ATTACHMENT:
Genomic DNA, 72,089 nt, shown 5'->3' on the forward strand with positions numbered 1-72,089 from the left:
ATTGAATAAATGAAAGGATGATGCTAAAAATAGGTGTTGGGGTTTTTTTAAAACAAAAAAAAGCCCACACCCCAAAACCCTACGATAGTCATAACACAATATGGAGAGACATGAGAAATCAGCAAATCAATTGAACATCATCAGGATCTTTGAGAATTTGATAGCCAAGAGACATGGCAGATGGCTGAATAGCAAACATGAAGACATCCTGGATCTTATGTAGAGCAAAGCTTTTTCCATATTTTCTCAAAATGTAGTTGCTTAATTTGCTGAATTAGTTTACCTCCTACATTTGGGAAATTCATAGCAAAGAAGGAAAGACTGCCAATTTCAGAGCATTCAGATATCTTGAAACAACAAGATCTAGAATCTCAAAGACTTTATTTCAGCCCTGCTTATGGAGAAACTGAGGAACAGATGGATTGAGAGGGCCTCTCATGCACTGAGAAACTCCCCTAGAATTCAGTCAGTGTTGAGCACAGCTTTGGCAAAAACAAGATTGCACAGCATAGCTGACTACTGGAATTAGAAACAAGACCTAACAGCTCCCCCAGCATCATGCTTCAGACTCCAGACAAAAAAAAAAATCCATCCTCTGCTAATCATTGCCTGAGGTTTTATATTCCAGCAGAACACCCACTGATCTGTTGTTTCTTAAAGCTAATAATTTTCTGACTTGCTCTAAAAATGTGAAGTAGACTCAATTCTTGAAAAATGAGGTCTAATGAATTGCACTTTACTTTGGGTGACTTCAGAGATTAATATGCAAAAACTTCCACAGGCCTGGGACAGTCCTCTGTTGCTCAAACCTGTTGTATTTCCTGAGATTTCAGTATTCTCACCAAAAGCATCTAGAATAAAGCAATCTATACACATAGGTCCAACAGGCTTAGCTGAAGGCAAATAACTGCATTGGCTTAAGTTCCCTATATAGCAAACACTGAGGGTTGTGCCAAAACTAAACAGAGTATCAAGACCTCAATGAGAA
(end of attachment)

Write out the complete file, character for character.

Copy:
Genomic DNA, 72,089 nt, shown 5'->3' on the forward strand with positions numbered 1-72,089 from the left:
ATTGAATAAATGAAAGGATGATGCTAAAAATAGGTGTTGGGGTTTTTTTAAAACAAAAAAAAGCCCACACCCCAAAACCCTACGATAGTCATAACACAATATGGAGAGACATGAGAAATCAGCAAATCAATTGAACATCATCAGGATCTTTGAGAATTTGATAGCCAAGAGACATGGCAGATGGCTGAATAGCAAACATGAAGACATCCTGGATCTTATGTAGAGCAAAGCTTTTTCCATATTTTCTCAAAATGTAGTTGCTTAATTTGCTGAATTAGTTTACCTCCTACATTTGGGAAATTCATAGCAAAGAAGGAAAGACTGCCAATTTCAGAGCATTCAGATATCTTGAAACAACAAGATCTAGAATCTCAAAGACTTTATTTCAGCCCTGCTTATGGAGAAACTGAGGAACAGATGGATTGAGAGGGCCTCTCATGCACTGAGAAACTCCCCTAGAATTCAGTCAGTGTTGAGCACAGCTTTGGCAAAAACAAGATTGCACAGCATAGCTGACTACTGGAATTAGAAACAAGACCTAACAGCTCCCCCAGCATCATGCTTCAGACTCCAGACAAAAAAAAAAATCCATCCTCTGCTAATCATTGCCTGAGGTTTTATATTCCAGCAGAACACCCACTGATCTGTTGTTTCTTAAAGCTAATAATTTTCTGACTTGCTCTAAAAATGTGAAGTAGACTCAATTCTTGAAAAATGAGGTCTAATGAATTGCACTTTACTTTGGGTGACTTCAGAGATTAATATGCAAAAACTTCCACAGGCCTGGGACAGTCCTCTGTTGCTCAAACCTGTTGTATTTCCTGAGATTTCAGTATTCTCACCAAAAGCATCTAGAATAAAGCAATCTATACACATAGGTCCAACAGGCTTAGCTGAAGGCAAATAACTGCATTGGCTTAAGTTCCCTATATAGCAAACACTGAGGGTTGTGCCAAAACTAAACAGAGTATCAAGACCTCAATGAGAA